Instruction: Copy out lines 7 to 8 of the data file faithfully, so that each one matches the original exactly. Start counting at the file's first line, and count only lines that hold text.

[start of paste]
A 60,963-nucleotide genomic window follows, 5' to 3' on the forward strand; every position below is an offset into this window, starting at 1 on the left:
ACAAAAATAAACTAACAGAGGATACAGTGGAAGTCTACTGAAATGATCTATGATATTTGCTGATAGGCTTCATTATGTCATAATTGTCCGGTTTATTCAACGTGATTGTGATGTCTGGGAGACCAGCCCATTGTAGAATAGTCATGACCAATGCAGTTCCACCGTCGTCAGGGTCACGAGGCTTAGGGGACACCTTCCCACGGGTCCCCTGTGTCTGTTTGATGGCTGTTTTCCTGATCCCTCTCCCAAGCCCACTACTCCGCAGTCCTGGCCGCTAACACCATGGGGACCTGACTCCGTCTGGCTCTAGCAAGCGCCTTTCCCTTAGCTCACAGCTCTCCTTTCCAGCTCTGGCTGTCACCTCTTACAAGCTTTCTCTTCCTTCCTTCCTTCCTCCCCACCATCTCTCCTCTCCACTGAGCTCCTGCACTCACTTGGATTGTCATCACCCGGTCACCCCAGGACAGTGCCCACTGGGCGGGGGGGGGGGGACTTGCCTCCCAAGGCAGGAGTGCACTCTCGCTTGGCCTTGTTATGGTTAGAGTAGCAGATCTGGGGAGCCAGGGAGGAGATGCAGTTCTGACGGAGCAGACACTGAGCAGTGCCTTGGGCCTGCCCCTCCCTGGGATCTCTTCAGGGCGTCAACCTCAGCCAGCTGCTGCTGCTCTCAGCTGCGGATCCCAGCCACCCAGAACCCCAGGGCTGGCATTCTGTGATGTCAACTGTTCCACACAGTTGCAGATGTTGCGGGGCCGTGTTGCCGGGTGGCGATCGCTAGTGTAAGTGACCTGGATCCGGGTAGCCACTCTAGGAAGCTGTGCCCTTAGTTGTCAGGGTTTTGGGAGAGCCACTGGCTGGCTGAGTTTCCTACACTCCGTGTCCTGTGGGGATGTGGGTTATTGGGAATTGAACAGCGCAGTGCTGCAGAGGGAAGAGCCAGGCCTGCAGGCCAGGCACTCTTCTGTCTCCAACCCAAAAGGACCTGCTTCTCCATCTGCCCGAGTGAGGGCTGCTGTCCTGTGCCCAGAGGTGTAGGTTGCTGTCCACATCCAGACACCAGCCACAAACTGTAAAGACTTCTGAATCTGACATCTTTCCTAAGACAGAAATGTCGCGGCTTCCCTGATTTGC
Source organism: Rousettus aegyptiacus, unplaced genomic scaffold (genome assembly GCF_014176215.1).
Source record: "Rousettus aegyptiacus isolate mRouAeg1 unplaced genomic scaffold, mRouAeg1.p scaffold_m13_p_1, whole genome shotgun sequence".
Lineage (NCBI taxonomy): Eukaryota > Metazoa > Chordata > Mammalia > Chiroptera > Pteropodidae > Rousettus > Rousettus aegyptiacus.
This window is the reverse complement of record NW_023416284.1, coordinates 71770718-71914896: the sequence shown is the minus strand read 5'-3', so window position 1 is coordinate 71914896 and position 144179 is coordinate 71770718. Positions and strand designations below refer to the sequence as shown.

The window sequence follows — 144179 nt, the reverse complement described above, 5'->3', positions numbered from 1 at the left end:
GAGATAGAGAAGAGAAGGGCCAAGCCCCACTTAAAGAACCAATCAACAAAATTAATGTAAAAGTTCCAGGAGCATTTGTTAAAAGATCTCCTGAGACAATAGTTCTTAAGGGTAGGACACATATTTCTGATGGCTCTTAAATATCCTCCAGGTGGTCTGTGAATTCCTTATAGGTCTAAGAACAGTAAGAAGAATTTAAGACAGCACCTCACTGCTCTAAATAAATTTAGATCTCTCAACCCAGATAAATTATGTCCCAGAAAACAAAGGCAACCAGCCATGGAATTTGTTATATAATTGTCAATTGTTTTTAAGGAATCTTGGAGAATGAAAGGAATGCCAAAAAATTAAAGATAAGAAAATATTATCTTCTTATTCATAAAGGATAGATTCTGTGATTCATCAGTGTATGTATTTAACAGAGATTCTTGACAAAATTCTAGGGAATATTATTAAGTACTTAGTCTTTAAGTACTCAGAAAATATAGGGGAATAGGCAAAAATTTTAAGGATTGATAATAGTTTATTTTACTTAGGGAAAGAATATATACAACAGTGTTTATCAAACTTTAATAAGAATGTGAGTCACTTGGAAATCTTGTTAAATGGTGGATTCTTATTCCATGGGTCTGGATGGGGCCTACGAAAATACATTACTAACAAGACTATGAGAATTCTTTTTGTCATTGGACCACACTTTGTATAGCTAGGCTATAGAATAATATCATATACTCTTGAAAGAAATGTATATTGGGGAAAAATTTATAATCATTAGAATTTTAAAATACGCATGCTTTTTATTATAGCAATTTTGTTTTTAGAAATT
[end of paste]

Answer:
The window sequence follows — 144179 nt, the reverse complement described above, 5'->3', positions numbered from 1 at the left end:
GAGATAGAGAAGAGAAGGGCCAAGCCCCACTTAAAGAACCAATCAACAAAATTAATGTAAAAGTTCCAGGAGCATTTGTTAAAAGATCTCCTGAGACAATAGTTCTTAAGGGTAGGACACATATTTCTGATGGCTCTTAAATATCCTCCAGGTGGTCTGTGAATTCCTTATAGGTCTAAGAACAGTAAGAAGAATTTAAGACAGCACCTCACTGCTCTAAATAAATTTAGATCTCTCAACCCAGATAAATTATGTCCCAGAAAACAAAGGCAACCAGCCATGGAATTTGTTATATAATTGTCAATTGTTTTTAAGGAATCTTGGAGAATGAAAGGAATGCCAAAAAATTAAAGATAAGAAAATATTATCTTCTTATTCATAAAGGATAGATTCTGTGATTCATCAGTGTATGTATTTAACAGAGATTCTTGACAAAATTCTAGGGAATATTATTAAGTACTTAGTCTTTAAGTACTCAGAAAATATAGGGGAATAGGCAAAAATTTTAAGGATTGATAATAGTTTATTTTACTTAGGGAAAGAATATATACAACAGTGTTTATCAAACTTTAATAAGAATGTGAGTCACTTGGAAATCTTGTTAAATGGTGGATTCTTATTCCATGGGTCTGGATGGGGCCTACGAAAATACATTACTAACAAGACTATGAGAATTCTTTTTGTCATTGGACCACACTTTGTATAGCTAGGCTATAGAATAATATCATATACTCTTGAAAGAAATGTATATTGGGGAAAAATTTATAATCATTAGAATTTTAAAATACGCATGCTTTTTATTATAGCAATTTTGTTTTTAGAAATT